Seven Proptech VCs Reflect On 2019​

Contributor – Angelica Krystle Donati

At the end of December each year I want to reflect on the past 12 months of my life, and dream of what the next 12 might look like. In this column we do the same for the proptech market, with the help of investors from around the world. So, for the second year running, I am closing out the old year, and kicking off the new, with a review of 2019 and new year predictions for 2020. Today’s column will focus on 2019; look out for the predictions piece in the first few days of the new year.

As always, I couldn’t have done this without the input of some of the top proptech VCs globally. They are: Pi Labs founder Faisal Butt, Concrete VC founder Taylor Wescoatt, MetaProp co-founder Zach Aarons, RET Ventures partner John Helm, Camber Creek general partner Jeffrey Berman, JLL Spark APAC lead Anuj Nangpal, and Taronga Group cofounder Jonathan Hannam.

What are the top things that stand out for you from 2019?

The investors all agree that 2019 has been yet another bumper year for the sector, which saw investment skyrocket even beyond the wildest expectations they had at the start of the year. According to some estimates, in Q3 2019 global investment into proptech reached $24.6 billion, making $30 billion a plausible target for the year.

Certain events, like the failure of WeWork’s IPO, caused mixed feelings. As Berman puts it, though WeWork is not a proptech firm but a real estate services firm, “because the media, certain investors and even the company itself labeled (and valued) it as a tech firm, its effect on the proptech universe was vast. So, I’d be lying if I didn’t say that the implosion of WeWork’s IPO wasn’t #1 on this list.” Wescoatt and Butt concur, with Wescoatt stating that though WeWork hasn’t dented proptech, it’s definitely cast doubt on lease arbitration models.

Butt and Aarons agree that the sector is now firmly in the mainstream, with Butt using the example of the Times releasing a 16-page report on the future of proptech, something that would previously have been unthinkable.

Real estate players are taking proptech more seriously than ever before. Hannam noticed an ever-greater focus on innovation from his partners across Asia. “Senior leaders and boards are now taking regular trips to Silicon Valley or to Israel to look at the innovation ecosystem and there is an understanding that change is coming and that the corporates may need to be better prepared. (…) A great example is with a major global developer–Lendlease–appointing a senior global technologist from GE Digital–Bill Ruh–with a mandate for change and as a direct report to the CEO.”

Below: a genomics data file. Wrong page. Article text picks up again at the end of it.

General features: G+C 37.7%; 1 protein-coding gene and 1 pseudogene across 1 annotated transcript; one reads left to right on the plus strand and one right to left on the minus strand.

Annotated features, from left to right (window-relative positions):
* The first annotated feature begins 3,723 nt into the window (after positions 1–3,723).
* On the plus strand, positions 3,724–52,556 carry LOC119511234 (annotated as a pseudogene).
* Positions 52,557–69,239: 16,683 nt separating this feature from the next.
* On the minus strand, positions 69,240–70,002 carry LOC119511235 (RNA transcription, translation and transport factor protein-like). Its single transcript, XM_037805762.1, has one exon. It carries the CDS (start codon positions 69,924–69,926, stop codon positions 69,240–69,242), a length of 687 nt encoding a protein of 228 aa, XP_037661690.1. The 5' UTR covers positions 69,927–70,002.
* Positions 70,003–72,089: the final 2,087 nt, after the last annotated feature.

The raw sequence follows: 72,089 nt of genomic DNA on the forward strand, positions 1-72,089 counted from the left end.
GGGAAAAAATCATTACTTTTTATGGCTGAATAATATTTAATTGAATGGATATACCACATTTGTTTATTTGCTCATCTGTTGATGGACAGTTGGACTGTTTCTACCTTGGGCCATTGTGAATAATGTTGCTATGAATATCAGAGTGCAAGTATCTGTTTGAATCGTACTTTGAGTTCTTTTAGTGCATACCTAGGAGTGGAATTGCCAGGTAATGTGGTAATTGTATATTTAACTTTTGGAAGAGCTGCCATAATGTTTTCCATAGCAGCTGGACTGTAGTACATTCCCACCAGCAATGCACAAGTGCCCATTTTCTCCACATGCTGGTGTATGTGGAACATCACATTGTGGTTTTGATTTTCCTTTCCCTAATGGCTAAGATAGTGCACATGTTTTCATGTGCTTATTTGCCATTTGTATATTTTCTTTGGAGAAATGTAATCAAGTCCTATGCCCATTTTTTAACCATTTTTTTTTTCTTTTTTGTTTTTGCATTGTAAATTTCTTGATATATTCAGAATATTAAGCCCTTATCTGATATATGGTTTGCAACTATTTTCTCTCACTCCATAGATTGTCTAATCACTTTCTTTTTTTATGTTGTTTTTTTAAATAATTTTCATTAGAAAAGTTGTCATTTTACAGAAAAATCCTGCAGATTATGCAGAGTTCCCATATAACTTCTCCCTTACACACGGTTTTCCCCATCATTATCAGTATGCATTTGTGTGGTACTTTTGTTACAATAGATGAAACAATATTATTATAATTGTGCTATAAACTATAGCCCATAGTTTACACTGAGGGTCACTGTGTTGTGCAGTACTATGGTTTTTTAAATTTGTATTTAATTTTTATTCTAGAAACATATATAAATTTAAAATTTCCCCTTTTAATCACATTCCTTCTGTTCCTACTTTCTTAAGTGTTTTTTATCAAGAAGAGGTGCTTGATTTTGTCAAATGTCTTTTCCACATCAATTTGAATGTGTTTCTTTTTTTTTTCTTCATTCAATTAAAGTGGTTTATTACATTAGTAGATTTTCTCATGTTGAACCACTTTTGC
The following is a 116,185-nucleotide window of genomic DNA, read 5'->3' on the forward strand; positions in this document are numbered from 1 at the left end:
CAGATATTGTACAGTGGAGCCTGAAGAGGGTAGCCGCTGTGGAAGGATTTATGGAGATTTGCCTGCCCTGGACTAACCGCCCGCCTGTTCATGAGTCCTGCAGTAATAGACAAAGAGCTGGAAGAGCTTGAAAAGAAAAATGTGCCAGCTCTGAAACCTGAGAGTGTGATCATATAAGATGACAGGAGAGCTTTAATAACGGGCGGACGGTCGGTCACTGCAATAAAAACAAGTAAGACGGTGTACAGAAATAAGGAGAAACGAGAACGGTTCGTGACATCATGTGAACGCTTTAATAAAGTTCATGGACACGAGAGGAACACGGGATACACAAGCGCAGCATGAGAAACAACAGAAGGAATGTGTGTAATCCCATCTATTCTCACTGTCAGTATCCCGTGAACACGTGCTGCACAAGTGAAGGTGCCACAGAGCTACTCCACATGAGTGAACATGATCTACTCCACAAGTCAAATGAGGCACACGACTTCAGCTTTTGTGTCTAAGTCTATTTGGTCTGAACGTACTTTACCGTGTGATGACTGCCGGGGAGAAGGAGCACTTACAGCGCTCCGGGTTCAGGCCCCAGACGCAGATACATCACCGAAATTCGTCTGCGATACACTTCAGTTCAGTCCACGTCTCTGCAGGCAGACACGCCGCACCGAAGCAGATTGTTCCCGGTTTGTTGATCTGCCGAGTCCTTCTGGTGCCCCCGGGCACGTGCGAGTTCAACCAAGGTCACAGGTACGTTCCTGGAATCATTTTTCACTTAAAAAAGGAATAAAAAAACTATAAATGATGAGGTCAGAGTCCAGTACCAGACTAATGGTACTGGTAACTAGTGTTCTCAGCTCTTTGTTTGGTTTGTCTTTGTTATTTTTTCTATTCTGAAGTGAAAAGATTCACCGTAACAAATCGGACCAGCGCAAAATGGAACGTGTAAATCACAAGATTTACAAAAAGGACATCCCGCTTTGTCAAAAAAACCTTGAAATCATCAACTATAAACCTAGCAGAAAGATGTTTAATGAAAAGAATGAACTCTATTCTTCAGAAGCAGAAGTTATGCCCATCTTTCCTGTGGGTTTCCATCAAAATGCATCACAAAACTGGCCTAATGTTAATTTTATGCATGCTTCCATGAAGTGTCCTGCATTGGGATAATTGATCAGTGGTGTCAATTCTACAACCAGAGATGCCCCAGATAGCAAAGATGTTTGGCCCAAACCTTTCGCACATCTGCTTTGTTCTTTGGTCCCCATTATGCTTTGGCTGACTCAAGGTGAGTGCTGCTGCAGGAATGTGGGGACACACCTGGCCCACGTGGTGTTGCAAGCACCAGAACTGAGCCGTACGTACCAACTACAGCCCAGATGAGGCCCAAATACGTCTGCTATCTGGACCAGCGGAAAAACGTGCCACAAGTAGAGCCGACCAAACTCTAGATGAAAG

Nangpal and Helm concur. Beyond adoption of proptech by occupiers, Nangpal can now see a strong interest in this from investors and landlords, with owners happy to set up test environments to try out new things. Helm pointed out a strong uptick in what is known as “rent tech” with large multi-family and single-family rental owners rapidly adopting solutions that not only improve resident experience to differentiate themselves in an ultra-competitive environment but also streamline operations.

Sustainability was also a strong theme in 2019, with Wescoatt and Butt noting that the drive for companies to hit net-zero emissions by 2050 is propelling PropTech to help find solutions to reduce the built environment’s carbon footprint.

Was the year in line with your expectations?

Unsurprisingly, all the VCs agreed that 2019 was a great year for proptech, both from the perspective of investment growth and that of increasing maturity in the space. This is caveated with reservations around valuations in some cases by both Helm and Berman, with the latter stating that “a pleasant by-product of the whole WeWork imbroglio is it highlighted the importance of fidelity to our investment strategy.” Helm noted that “later-stage proptech company valuations are generally high right now, as they are across the board, but things are calming down after this summer’s excitement with WeWork.”

Looking back on the year, Nangpal said: “I was expecting more rationalization in the use cases that tech startups would chase and I think that that has happened as expected. There is active feedback from end-users like corporates and investors which has allowed products to mature.”

Butt feels that for Pi Labs, 2019 was about change, evolution and maturing. Hannam is excited that in a short space of time he is already seeing a revaluation in Taronga’s investments. The feeling is shared by Wescoatt, who is “excited about the uprounds in our portfolio and the tremendous transformation our partner JLL has made.”

What tech and what sectors won in 2019? Which lost?

There was a vast array of “winners” in 2019.